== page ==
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Scribblenauts

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Deals

Latest Humble Bundle has Batman and F.E.A.R.


Deals are deals
Nov 05
// Jordan Devore
Are people still annoyed that Humble Bundle has expanded its scope to feature AAA games? I found the practice a little weird at first, but hey, if it means steep discounts on substantial games and the charity component is in ...

Review: Scribblenauts Unmasked: A DC Comics Adventure

Oct 05 // Ian Bonds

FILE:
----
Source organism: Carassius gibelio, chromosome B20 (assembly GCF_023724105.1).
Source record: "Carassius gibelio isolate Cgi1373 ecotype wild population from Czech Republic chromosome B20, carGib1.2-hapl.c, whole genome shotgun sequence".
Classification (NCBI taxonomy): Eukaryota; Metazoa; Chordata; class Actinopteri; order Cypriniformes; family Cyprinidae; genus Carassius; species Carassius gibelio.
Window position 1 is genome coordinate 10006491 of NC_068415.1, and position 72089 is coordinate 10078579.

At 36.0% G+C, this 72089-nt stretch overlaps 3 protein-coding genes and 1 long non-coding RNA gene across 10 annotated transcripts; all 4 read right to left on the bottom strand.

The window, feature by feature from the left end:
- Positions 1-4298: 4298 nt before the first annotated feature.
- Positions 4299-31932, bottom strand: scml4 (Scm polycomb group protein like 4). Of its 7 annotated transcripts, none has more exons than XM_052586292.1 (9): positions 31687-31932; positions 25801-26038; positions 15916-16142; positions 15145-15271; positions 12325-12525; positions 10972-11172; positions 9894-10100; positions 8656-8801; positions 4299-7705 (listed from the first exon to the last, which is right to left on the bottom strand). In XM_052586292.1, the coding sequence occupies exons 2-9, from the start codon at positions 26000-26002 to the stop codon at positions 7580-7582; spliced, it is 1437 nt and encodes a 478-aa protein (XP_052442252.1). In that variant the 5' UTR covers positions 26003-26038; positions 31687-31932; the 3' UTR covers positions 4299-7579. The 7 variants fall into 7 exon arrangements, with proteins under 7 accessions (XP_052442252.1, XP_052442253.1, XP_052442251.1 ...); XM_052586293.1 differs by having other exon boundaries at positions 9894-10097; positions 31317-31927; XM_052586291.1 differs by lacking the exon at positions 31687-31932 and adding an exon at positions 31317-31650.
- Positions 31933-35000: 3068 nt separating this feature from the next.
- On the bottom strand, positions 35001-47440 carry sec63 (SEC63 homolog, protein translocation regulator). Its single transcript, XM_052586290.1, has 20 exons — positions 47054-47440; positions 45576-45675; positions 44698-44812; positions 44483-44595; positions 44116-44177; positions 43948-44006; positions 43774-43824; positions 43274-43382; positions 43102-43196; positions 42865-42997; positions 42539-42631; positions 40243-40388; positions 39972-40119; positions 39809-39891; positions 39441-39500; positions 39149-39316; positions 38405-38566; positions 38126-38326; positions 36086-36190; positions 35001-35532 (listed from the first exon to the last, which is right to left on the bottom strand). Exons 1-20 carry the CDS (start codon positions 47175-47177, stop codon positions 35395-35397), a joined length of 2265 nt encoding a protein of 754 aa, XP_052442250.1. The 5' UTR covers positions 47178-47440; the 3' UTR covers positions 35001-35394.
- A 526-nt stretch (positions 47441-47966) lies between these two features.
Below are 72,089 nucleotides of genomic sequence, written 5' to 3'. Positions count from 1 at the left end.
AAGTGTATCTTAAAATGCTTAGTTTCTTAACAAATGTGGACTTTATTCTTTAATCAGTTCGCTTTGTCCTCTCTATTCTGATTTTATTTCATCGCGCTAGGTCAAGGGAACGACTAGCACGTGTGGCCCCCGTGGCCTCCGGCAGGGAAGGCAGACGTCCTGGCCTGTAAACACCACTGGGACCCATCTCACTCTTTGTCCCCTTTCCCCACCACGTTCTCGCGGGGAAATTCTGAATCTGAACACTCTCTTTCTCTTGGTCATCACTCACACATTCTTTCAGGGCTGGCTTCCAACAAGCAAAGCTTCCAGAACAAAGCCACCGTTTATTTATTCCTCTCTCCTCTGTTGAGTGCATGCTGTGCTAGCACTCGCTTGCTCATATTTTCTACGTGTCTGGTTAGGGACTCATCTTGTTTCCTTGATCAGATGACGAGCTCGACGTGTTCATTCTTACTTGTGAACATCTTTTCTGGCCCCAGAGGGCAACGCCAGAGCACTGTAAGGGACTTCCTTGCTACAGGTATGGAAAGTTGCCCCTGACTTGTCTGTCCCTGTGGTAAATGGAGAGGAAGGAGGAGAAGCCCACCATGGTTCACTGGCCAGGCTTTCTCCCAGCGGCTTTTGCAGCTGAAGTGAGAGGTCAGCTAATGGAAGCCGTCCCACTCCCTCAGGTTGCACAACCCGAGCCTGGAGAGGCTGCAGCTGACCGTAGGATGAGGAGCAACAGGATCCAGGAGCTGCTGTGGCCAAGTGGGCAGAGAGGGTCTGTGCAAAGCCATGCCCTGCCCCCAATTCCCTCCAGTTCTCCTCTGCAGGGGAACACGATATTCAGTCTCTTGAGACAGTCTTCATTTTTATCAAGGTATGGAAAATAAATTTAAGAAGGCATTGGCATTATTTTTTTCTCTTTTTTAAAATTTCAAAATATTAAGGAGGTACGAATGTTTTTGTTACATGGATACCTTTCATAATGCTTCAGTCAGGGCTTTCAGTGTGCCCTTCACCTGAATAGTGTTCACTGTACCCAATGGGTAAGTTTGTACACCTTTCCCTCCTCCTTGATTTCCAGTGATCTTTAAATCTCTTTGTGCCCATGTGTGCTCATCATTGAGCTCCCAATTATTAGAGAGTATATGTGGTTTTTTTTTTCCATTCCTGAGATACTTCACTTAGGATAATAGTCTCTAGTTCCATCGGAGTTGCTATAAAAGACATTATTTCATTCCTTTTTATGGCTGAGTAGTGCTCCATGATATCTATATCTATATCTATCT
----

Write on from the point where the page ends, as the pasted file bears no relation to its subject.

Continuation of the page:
Scribblenauts Unmasked: A DC Comics Adventure (Wii U [reviewed], 3DS, PC)Developer: 5th CellPublisher: Warner Brothers GamesReleased: September 24, 2013MSRP: $59.99 (Wii U), $39.99 (3DS, PC) So, how did the world of DC Comics and the game of Scribblenauts come together? For the uninitiated, Scribblenauts centers around Maxwell and Lily, a brother and sister who each posses a magical item. Max's notebook can conjure up anything he writes in it, and Lily's globe can take them to any location. Maxwell gets the brilliant idea to slap a page from his notebook with "Gotham City" written on it onto the globe to be taken to their world. Unfortunately, the word "Doppleganger" was somehow on the back of this paper, and Maxwell's evil twin is let loose in the DC Universe, joining up with the villains. After a chance meeting with Batman, they are all now in search of the starite bits that escaped from Lily's globe that broke when they landed in Gotham City. As you complete tasks around town you earn reputation, which allows you to unlock more cities from the DCU. Metropolis, Oa, Atlantis, and more are all available. Tasks range from the simple to the bizarre, such as a guy who wants to be taken to the Wayne Manor roof where there is a trap door ... that leads nowhere, or the security guard who simply wants a glass of ice water. At Wayne Manor, Batman and Alfred give Maxwell access to the Batcomputer where he can pull up just about everything in the DCU for use in the game. Want to call upon Green Lantern? You can either write his name in the notebook, or pull him up via the Batcomputer. But that's not all, oh no. You can also specify which version of Green Lantern, be it Hal Jordan, Guy Gardener, Kyle Raynor, Jon Stewart -- the level of detail in the minuscule facts of the characters are amazing. [embed]253724:48672:0[/embed] If you're playing on Wii U or PC, the Batcave also houses the Hero Creator, where you can design your own heroes for summoning in the game. Want to make some Marvel hero look-a-likes? Sad that Neil Gaiman's Sandman isn't in the game? Make them here. There are loads of tools and outfits available. When in a mission, however, is when the game starts to fall apart. While there are tons of words in the game that can be used to conjure up items, heroes, and more, how they act in the game tends to be hit or miss. Want Superman to melt some ice with his heat vision? Well, you can summon him, but he may just stand there. Likewise, tapping on the ice and using the word "melt" makes it drip, but it never really melts away. It's as though the game promotes creativity, but only the creativity the programmers designed into it. The game's main story missions are the most fun, where you'll interact with the characters from the comics and stop the villains from grabbing the starite bits, utilizing the book in the coolest scenarios. However, the instances between these where you earn your reputation points only seem to be menial tasks at best, used to stretch out the game length. Some don't even make any sense, and by the time you've figured out what you're supposed to do, some instances end without warning, such as the man beating up the guy dressed as Julius Caesar. By the time I figured out how to stop them, Caesar was dead, and there's no way to reload the instance as they're all randomly generated as it is. Sadly, these types of puzzles must be completed, as the reputation you earn unlocks more places to find starite missions, but hopping from place to place usually opens up better missions if you don't like or can't figure out the ones you have presently. Also, you can only earn half of the reputation points for a task if you use a word you've already used on that map. Switching areas helps negate that. From time to time, Mr. Mxyzptlk appears and issues a challenge for that level, such as not allowing you to solve any puzzles using a weapon, or only using words that begin with a certain letter. This certainly opens up the creativity, and these are some of the best moments of the game for me as it presented me with a more challenging way to solve things. However, I still would run into trouble with finding just the right way to solve certain tasks, as certain puzzles seemed to only want one answer. Scaring a snake was one such puzzle, and summoning a mongoose really was the only option. Playing on the Wii U is kind of a silly thing, as you spend the entire game looking at the GamePad rather than up at the TV screen, so the HD graphics don't really make much of an impression, though they are fantastic if you do happen to look up. There's an option to switch everything to the GamePad to free up the TV, which I highly recommend since you'll never really need the TV to begin with. Scribblenauts Unmasked, when it boils down to it, is a good idea wrapped in poor execution. The main missions for grabbing the starites are fun, but the puzzles that you need to complete to gain reputation to unlock those missions seem to be there to stretch the game to it's 8-12 hour length. The inclusion of the DC license is very cool, and the level of detail included with all the characters, vehicles, and lore is astounding, allowing the player to spend a ton of time in the Batcomputer checking out everything in the game, plus the familiar characters done in the Scribblenauts style is just so frikkin' cute that it's sickening. Still, getting everyone or everything to behave how you want in a mission or a puzzle makes thing just extra aggravating. Though there is a certain amount of satisfaction when summoning Aquaman and having the game tell you "Aquaman is not useful here." Ain't that the truth.